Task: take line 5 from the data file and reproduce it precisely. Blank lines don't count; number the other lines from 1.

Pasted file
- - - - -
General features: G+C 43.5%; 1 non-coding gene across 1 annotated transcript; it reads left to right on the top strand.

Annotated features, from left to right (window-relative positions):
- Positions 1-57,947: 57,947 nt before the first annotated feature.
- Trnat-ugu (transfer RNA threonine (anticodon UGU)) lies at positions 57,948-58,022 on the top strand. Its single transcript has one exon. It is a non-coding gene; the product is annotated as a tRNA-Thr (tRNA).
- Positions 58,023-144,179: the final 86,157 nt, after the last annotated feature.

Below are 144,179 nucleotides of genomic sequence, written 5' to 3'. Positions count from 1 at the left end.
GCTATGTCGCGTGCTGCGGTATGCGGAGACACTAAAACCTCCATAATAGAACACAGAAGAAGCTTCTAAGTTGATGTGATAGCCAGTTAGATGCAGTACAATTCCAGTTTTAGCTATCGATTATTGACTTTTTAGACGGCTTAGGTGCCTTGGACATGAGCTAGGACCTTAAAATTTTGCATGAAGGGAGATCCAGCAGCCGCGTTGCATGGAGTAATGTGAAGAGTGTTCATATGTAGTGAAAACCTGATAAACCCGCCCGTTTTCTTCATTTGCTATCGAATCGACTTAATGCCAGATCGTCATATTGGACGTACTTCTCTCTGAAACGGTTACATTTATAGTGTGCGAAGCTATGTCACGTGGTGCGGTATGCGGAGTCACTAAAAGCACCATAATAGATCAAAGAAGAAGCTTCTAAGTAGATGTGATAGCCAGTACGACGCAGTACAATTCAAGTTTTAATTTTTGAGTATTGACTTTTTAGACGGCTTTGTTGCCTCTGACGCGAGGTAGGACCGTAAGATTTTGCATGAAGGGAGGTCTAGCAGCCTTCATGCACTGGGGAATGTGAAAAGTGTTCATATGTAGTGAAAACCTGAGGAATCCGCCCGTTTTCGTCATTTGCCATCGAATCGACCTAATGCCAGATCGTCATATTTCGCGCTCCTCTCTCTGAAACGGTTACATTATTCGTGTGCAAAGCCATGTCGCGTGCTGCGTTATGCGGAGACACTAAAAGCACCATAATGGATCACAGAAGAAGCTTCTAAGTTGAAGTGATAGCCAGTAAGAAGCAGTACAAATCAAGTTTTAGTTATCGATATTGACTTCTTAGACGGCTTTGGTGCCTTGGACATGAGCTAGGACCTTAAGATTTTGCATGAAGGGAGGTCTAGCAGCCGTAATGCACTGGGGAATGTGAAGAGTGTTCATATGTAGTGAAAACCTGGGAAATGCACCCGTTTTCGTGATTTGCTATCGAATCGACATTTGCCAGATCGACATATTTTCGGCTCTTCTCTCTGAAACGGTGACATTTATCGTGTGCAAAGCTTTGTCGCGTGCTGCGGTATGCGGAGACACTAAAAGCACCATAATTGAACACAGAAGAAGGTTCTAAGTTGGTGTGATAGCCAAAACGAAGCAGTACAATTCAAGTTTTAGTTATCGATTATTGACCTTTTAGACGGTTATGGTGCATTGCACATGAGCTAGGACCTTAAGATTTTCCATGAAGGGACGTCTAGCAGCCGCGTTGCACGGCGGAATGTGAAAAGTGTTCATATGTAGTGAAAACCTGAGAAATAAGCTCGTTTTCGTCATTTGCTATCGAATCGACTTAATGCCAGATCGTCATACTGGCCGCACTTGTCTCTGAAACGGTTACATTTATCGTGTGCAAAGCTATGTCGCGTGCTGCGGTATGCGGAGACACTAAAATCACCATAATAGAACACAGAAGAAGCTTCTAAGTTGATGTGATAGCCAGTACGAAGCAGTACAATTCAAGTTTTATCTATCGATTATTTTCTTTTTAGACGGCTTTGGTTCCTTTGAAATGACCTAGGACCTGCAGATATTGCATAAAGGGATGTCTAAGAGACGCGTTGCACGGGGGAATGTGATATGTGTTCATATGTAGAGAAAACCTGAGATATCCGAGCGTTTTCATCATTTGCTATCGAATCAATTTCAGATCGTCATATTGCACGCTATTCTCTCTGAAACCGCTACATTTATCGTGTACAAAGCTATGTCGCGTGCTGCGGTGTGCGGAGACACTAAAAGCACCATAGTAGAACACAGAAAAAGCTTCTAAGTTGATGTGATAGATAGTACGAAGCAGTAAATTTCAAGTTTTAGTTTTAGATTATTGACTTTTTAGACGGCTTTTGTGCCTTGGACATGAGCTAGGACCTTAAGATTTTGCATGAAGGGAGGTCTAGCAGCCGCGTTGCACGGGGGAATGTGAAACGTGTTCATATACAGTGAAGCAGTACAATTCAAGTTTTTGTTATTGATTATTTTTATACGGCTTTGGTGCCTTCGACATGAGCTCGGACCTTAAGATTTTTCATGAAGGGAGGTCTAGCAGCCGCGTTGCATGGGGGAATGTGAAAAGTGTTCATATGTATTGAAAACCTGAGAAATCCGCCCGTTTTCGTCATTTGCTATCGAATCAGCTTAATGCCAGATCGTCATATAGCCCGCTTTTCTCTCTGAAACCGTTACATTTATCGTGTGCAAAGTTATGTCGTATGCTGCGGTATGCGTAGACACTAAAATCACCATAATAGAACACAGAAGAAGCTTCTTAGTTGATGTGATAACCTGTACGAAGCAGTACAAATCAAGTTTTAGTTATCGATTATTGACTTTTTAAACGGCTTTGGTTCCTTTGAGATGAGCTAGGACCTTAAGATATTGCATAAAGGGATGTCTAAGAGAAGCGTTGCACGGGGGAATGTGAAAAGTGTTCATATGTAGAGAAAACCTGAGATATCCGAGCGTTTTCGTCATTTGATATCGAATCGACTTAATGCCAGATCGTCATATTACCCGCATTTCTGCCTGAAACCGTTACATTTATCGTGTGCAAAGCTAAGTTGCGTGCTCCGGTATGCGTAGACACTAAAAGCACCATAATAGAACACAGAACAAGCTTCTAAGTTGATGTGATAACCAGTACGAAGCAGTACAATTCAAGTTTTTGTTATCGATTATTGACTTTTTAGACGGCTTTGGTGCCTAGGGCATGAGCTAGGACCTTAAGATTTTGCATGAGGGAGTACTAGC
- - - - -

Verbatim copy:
- Positions 58,023-144,179: the final 86,157 nt, after the last annotated feature.